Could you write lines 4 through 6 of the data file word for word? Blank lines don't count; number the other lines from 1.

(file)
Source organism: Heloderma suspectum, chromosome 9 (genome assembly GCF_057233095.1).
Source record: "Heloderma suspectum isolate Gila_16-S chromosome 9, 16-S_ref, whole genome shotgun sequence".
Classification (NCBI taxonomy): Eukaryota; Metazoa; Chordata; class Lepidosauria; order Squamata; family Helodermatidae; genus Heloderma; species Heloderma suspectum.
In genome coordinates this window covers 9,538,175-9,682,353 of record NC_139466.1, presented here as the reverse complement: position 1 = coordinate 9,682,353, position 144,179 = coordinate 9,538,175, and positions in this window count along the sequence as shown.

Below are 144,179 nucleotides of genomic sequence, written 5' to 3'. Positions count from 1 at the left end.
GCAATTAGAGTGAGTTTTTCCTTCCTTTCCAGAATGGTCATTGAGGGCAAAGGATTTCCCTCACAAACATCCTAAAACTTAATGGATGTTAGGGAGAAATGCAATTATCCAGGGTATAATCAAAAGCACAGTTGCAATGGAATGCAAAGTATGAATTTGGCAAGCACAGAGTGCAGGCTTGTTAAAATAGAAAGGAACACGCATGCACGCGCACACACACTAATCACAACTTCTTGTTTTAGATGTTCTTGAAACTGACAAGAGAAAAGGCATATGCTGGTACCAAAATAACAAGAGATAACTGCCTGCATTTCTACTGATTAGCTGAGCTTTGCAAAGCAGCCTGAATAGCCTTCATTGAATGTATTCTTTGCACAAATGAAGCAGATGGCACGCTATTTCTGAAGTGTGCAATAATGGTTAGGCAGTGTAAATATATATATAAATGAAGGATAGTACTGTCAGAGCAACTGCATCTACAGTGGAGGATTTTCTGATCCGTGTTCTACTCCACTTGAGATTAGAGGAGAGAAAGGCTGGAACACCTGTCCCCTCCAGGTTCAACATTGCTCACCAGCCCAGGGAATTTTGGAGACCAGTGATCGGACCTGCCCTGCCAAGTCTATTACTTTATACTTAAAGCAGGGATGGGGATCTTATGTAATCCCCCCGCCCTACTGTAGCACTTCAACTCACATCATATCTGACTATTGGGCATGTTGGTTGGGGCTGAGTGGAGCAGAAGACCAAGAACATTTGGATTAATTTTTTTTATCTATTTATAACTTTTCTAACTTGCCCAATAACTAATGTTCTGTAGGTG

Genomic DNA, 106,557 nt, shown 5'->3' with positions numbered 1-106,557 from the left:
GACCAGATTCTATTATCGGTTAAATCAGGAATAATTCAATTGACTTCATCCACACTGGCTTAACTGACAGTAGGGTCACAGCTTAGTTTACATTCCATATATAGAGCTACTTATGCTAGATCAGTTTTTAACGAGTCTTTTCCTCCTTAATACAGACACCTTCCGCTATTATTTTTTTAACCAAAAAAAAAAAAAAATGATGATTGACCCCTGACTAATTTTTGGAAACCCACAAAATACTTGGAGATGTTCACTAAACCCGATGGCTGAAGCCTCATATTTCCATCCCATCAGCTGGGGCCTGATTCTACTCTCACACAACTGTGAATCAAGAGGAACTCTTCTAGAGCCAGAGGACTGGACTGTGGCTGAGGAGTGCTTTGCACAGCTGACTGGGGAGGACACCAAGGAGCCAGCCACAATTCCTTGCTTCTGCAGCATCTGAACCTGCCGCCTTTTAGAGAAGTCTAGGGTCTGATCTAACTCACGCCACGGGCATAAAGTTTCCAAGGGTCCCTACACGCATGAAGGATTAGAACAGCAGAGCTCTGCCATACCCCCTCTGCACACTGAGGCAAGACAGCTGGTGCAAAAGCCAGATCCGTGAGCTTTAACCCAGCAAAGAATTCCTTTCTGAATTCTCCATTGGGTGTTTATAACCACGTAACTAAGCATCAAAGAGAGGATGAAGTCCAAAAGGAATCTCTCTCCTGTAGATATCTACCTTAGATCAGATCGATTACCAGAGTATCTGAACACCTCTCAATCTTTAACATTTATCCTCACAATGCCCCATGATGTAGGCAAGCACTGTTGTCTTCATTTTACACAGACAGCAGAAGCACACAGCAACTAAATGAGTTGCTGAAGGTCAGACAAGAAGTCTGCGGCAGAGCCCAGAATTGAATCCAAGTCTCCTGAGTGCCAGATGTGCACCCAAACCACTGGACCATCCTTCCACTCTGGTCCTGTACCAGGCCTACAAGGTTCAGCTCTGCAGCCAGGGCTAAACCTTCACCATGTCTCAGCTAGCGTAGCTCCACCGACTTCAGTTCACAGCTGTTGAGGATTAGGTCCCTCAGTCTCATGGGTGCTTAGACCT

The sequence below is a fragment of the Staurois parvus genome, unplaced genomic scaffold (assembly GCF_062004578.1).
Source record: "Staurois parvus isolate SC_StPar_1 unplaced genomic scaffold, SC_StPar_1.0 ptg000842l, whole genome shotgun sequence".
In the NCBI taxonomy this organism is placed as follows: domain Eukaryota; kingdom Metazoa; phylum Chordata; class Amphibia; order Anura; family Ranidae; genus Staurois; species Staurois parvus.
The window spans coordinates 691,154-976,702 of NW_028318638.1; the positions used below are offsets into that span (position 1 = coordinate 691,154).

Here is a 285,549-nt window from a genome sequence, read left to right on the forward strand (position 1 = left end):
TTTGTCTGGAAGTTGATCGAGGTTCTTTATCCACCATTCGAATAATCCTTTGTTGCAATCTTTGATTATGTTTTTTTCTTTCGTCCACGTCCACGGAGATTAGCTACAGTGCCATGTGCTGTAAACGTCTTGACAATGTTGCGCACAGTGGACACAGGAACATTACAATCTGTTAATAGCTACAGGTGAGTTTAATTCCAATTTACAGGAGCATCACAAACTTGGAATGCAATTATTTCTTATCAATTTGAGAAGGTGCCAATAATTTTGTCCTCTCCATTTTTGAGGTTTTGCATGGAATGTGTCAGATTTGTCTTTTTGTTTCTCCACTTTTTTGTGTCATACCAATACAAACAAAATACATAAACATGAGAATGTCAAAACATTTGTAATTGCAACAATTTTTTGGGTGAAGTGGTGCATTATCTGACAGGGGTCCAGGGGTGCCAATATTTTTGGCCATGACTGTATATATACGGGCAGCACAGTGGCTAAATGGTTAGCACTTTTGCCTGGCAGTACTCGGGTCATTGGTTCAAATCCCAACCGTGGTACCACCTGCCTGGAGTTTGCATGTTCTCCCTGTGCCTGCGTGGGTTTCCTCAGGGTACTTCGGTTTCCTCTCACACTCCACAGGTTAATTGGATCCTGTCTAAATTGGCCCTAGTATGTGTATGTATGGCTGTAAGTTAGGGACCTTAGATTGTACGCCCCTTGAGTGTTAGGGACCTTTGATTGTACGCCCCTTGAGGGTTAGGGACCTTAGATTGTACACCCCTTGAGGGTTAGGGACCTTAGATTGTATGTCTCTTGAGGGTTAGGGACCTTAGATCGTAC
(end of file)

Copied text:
In genome coordinates this window covers 9,538,175-9,682,353 of record NC_139466.1, presented here as the reverse complement: position 1 = coordinate 9,682,353, position 144,179 = coordinate 9,538,175, and positions in this window count along the sequence as shown.

Below are 144,179 nucleotides of genomic sequence, written 5' to 3'. Positions count from 1 at the left end.
GCAATTAGAGTGAGTTTTTCCTTCCTTTCCAGAATGGTCATTGAGGGCAAAGGATTTCCCTCACAAACATCCTAAAACTTAATGGATGTTAGGGAGAAATGCAATTATCCAGGGTATAATCAAAAGCACAGTTGCAATGGAATGCAAAGTATGAATTTGGCAAGCACAGAGTGCAGGCTTGTTAAAATAGAAAGGAACACGCATGCACGCGCACACACACTAATCACAACTTCTTGTTTTAGATGTTCTTGAAACTGACAAGAGAAAAGGCATATGCTGGTACCAAAATAACAAGAGATAACTGCCTGCATTTCTACTGATTAGCTGAGCTTTGCAAAGCAGCCTGAATAGCCTTCATTGAATGTATTCTTTGCACAAATGAAGCAGATGGCACGCTATTTCTGAAGTGTGCAATAATGGTTAGGCAGTGTAAATATATATATAAATGAAGGATAGTACTGTCAGAGCAACTGCATCTACAGTGGAGGATTTTCTGATCCGTGTTCTACTCCACTTGAGATTAGAGGAGAGAAAGGCTGGAACACCTGTCCCCTCCAGGTTCAACATTGCTCACCAGCCCAGGGAATTTTGGAGACCAGTGATCGGACCTGCCCTGCCAAGTCTATTACTTTATACTTAAAGCAGGGATGGGGATCTTATGTAATCCCCCCGCCCTACTGTAGCACTTCAACTCACATCATATCTGACTATTGGGCATGTTGGTTGGGGCTGAGTGGAGCAGAAGACCAAGAACATTTGGATTAATTTTTTTTATCTATTTATAACTTTTCTAACTTGCCCAATAACTAATGTTCTGTAGGTG